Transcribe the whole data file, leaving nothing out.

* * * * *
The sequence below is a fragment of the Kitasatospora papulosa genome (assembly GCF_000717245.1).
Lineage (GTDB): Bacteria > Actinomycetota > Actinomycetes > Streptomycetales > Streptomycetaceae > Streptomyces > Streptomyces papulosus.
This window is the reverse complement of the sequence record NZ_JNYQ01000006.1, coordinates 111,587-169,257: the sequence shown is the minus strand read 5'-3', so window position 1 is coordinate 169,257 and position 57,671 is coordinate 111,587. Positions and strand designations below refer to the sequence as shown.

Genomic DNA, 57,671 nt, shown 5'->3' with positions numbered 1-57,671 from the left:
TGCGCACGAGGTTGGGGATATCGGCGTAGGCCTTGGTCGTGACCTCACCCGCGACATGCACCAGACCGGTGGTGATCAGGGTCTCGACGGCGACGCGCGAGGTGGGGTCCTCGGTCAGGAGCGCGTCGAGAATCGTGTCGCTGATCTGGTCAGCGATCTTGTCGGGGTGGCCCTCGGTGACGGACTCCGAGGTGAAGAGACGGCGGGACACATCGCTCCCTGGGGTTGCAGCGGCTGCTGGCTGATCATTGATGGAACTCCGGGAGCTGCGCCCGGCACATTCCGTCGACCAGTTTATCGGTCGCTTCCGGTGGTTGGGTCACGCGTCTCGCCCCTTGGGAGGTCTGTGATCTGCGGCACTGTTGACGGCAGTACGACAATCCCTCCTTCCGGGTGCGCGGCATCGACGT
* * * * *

The sequence below is a fragment of the Kitasatospora papulosa genome (assembly GCF_000717245.1).
Lineage (GTDB): Bacteria > Actinomycetota > Actinomycetes > Streptomycetales > Streptomycetaceae > Streptomyces > Streptomyces papulosus.
This window is the reverse complement of the sequence record NZ_JNYQ01000006.1, coordinates 111,587-169,257: the sequence shown is the minus strand read 5'-3', so window position 1 is coordinate 169,257 and position 57,671 is coordinate 111,587. Positions and strand designations below refer to the sequence as shown.

Genomic DNA, 57,671 nt, shown 5'->3' with positions numbered 1-57,671 from the left:
TGCGCACGAGGTTGGGGATATCGGCGTAGGCCTTGGTCGTGACCTCACCCGCGACATGCACCAGACCGGTGGTGATCAGGGTCTCGACGGCGACGCGCGAGGTGGGGTCCTCGGTCAGGAGCGCGTCGAGAATCGTGTCGCTGATCTGGTCAGCGATCTTGTCGGGGTGGCCCTCGGTGACGGACTCCGAGGTGAAGAGACGGCGGGACACATCGCTCCCTGGGGTTGCAGCGGCTGCTGGCTGATCATTGATGGAACTCCGGGAGCTGCGCCCGGCACATTCCGTCGACCAGTTTATCGGTCGCTTCCGGTGGTTGGGTCACGCGTCTCGCCCCTTGGGAGGTCTGTGATCTGCGGCACTGTTGACGGCAGTACGACAATCCCTCCTTCCGGGTGCGCGGCATCGACGT